Google has been the target of many an investigative journalism scoop, but today in the UK it’s sitting on the other side of the table. The search giant’s Digital News Initiative — the division that was created to give millions in funding to startups and new projects that are pushing the boundaries of digital news — has announced a new partnership with the Centre for Investigative Journalism to help journalists learn how use digital tools to dig up news.
The two will be jointly running 20 free workshops in the UK under the name “Access to Tools,” available both to freelancers and staff editors and writers, that will train them on some of the tricks of the trade when it comes to using digital media to find and report a story, including data analysis on spreadsheets, finding and ‘reading’ minutes from public meetings, and tracking down sources for images. Google says the workshops will use “technology from a range of providers” — not just Google. As for the content: the focus here seems to be on using these tools for digging up local news stories, not dirt on Google.
The efforts are Google’s latest moves to position itself as a friend, and not a foe, to the news industry. Over the years, the company has raised the hackles of many a publisher that has been unhappy with how Google either summarizes stories in Google News, or simply provides enough links around a subject from other sources that a user potentially never needs to visit a publication online to read the original source of the information — thereby depriving the news organisations of traffic and subsequent revenues that come with that traffic from advertising.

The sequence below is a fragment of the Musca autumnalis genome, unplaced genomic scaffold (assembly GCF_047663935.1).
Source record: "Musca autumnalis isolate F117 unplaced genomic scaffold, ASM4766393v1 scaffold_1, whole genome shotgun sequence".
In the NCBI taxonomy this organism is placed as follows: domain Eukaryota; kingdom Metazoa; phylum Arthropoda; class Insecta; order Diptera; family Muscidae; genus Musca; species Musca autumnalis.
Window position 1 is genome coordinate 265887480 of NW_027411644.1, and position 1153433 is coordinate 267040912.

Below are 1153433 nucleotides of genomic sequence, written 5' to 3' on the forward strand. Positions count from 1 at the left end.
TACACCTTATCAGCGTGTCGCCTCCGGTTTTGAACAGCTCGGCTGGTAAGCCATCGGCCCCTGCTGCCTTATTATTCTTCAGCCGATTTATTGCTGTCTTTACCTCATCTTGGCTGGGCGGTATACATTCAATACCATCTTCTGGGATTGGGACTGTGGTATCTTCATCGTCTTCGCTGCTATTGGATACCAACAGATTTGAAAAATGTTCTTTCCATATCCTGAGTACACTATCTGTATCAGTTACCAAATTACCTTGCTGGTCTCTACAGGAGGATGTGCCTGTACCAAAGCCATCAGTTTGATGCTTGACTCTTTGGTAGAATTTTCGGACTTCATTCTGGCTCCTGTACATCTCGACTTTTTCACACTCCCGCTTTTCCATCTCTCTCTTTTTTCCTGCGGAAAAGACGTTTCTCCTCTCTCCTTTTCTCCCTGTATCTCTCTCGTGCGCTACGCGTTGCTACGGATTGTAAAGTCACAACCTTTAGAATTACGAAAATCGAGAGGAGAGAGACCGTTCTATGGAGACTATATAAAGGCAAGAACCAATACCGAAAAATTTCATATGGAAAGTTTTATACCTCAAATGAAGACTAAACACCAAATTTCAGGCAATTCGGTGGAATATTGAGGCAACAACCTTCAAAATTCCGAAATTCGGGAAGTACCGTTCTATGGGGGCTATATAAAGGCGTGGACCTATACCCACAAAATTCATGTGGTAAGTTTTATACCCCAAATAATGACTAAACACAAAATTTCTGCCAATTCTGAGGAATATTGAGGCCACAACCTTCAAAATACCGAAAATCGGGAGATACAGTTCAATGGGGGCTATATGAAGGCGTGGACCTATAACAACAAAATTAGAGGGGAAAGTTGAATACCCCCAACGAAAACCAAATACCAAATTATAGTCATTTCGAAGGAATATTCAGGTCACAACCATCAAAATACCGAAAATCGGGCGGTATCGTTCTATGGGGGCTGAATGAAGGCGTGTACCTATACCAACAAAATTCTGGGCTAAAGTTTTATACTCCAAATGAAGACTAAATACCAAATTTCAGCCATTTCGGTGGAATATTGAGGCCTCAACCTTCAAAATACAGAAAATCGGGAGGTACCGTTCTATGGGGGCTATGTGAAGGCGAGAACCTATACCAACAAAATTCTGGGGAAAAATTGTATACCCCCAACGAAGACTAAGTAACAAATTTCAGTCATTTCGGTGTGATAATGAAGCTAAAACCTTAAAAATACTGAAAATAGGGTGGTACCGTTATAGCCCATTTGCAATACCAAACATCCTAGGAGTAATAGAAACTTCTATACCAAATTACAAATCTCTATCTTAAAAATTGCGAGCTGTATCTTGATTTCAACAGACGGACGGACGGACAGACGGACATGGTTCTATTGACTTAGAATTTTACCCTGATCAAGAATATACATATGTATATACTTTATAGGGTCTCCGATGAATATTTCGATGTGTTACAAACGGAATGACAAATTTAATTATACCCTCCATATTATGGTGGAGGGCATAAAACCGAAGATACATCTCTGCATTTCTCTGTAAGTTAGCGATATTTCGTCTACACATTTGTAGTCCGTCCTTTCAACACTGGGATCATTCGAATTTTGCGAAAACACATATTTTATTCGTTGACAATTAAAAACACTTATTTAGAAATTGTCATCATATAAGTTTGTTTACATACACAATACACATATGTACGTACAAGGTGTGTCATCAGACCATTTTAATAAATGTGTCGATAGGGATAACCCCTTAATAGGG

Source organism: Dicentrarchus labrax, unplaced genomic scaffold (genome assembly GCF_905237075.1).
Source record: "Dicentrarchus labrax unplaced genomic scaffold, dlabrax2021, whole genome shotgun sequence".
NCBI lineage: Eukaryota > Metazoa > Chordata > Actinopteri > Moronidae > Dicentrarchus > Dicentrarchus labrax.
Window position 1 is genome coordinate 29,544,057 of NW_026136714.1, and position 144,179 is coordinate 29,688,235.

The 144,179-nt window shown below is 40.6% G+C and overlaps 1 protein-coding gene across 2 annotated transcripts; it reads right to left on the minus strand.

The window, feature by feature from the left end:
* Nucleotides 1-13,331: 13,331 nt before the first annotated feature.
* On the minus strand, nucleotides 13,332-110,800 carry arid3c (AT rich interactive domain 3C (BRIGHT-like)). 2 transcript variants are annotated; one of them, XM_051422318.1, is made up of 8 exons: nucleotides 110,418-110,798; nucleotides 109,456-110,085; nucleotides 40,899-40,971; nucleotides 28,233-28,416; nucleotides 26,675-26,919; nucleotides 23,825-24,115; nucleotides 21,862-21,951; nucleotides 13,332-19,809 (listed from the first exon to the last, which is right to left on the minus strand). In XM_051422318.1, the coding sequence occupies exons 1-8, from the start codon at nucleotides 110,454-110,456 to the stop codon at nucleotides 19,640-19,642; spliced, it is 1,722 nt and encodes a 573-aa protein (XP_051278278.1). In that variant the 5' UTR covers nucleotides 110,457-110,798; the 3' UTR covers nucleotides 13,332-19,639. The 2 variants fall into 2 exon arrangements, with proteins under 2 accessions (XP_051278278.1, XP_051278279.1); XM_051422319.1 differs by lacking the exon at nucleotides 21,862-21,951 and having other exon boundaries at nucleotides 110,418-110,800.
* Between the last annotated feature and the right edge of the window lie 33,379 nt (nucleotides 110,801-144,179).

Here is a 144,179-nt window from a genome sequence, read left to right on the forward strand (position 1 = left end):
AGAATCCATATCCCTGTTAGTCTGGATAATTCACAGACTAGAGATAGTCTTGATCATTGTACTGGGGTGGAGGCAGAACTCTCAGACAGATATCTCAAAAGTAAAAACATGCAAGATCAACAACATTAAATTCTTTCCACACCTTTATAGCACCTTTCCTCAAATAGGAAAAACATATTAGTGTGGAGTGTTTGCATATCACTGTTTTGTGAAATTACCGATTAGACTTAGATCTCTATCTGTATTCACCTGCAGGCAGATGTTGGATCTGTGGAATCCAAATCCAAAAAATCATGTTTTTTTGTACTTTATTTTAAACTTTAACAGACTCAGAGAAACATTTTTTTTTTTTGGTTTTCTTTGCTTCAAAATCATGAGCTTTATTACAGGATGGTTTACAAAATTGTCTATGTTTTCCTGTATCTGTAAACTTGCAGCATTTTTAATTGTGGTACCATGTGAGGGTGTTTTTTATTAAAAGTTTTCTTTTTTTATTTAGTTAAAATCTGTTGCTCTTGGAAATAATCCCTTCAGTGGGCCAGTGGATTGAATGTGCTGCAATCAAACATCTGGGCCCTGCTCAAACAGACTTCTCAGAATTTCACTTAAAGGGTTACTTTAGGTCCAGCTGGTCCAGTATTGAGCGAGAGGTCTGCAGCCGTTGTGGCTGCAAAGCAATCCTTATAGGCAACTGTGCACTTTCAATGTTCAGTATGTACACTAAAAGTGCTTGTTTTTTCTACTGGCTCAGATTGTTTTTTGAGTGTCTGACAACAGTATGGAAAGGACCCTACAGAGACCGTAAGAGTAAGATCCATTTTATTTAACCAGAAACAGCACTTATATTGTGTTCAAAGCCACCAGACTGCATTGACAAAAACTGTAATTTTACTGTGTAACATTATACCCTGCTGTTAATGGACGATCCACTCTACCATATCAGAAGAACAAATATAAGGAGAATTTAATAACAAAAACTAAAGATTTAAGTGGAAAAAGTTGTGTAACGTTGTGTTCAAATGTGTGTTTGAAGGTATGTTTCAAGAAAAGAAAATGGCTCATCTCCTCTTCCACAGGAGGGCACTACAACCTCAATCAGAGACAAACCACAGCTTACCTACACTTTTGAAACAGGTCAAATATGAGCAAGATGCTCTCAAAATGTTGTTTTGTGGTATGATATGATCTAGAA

That scuffle between Google and the news industry has been going on for years, with the latest frontier being mobile. Google has developed a format for viewing stories on pages with accelerated loading times on mobile, but those stories (signified with a lightning bolt when you search on Google for a story on you mobile device) all get delivered on Google URLs. Now, as Google plans to expand its so-called AMP project to desktop, it has said it’s working on fixing that URL situation, although I’ve checked just now and those Google URLs are still there.
All of this comes at the same time that company is already under investigation by European regulators for its anticompetitive practices in areas like search and mobile.
Google’s News Initiative is one example of how Google is trying to offset all this controversy. Aimed at news organisations in Europe, the group provides no-strings-attached grants to businesses that are aiming to bring more innovation to the field using tech like AI, mobile and more. Google has also run training on its own steam through its News Lab, and also offers online courses. The CIJ association adds another layer of impartiality to the wider strategy.
For the CIJ, it gives the group some funding to bring more of their expertise to a wider set of journalists, and that on balance can only be a good thing.
“Our leading concern is to put the best tools in the hands of investigative journalists, and then grow their expertise in using them,” said CIJ director James Harkin. “Building on our 15 years of expertise in data journalism, advanced internet research, financial search, and internet-powered fact-checking and our relationships of trust with the corporate and independent local media, ‘Access to Tools’ is the perfect way to extend the already impressive reach of our regional network and to get out there into more regional newsrooms, communities, and universities.”